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Pale and interesting

by Roger Protz, 06/05

Lager beer, most of it a pale pastiche of the golden beers brewed in the Czech Republic and Germany, accounts for more than 90% of all the beer brewed in the world. As a result, it is easy to overlook the catalytic importance of the pale ales produced in Britain early in the 19th century. Brewers from Munich, Pilsen and Vienna hurried to Britain to study how their counterparts in Burton-on-Trent were able to make pale ales at a time when most beers were dark, produced with barley malt that was kilned or roasted over wood fires.

The continental brewers returned home to fashion their own pale beers. The processes were different - ale is made by warm fermentation, lager by cold fermentation - but crucial to both styles was pale malt, cured in coke-fuelled kilns. It enabled brewers to make both ales and lagers that were bronze, copper or gold in colour. When a new brewery was built in Pilsen in Bohemia in 1842, a coke-fired kiln was imported from England. The result was the first golden lager, Pilsner Urquell, which was made possible by British ingenuity and technical advance.  

The original pale ales were made not for the domestic market but for the colonies. Burton-on-Trent in the East Midlands had been a major brewing centre for centuries due to the hard, pure waters found in the springs and wells of the Trent Valley. Burton Ale, a nut-brown beer, had been popular both in Britain and abroad. The Burton brewers were great exporters and sold beer in particular to Russia and the Baltic states, a trade that, at its height, accounted for 70% of all the beer brewed in the town.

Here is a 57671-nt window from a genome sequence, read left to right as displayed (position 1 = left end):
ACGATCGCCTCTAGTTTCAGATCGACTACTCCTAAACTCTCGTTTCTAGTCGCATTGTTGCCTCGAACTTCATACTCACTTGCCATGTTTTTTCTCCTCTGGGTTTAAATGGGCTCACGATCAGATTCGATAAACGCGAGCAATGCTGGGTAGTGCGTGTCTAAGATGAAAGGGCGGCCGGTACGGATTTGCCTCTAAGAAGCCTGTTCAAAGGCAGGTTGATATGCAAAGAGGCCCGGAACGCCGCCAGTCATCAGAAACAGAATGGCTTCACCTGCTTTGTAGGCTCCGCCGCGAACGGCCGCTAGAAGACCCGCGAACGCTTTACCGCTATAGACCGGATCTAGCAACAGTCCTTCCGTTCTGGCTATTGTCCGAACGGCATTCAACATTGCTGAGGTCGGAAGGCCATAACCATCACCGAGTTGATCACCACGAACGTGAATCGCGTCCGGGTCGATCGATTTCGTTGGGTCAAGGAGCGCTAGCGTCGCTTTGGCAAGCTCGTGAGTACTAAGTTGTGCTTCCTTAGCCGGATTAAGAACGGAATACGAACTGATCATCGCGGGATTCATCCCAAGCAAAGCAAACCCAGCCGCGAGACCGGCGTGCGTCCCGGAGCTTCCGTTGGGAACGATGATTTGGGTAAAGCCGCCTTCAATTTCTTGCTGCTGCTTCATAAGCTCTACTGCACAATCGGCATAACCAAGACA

But the trade collapsed as a result of the Napoleonic Wars of the 18th and 19th centuries, with ports blockaded against British ships. The number of breweries in Burton fell from 13 to five and those that remained were desperate to find new trade. Salvation arrived in the shape of India.


   Troops and administrators stationed there clamoured for strong and refreshing beer. The brown ales, porters and stouts were not suitable for the torrid climate. The Burton brewers had heard that a small London brewer named Hodgson at Bow Bridge in the East End was making "ndia Ale" that he exported through the nearby East India Docks. The powerful East India Company didn't like Hodgson, who failed to pay his bills. As a result, the company suggested to a leading Burton brewer, Allsopp, that he should develop a new pale beer for the India trade. Allsopp's head brewer apparently spat out a sample of Hodgson's beer as it was so bitter. But he was able to replicate it and improve on it. Allsopp was soon joined by the other big Burton brewers, Bass, Salt and Worthington, all fashioning new, heavily-hopped and bronze coloured beers for India and eventually further afield to Australia and the Caribbean.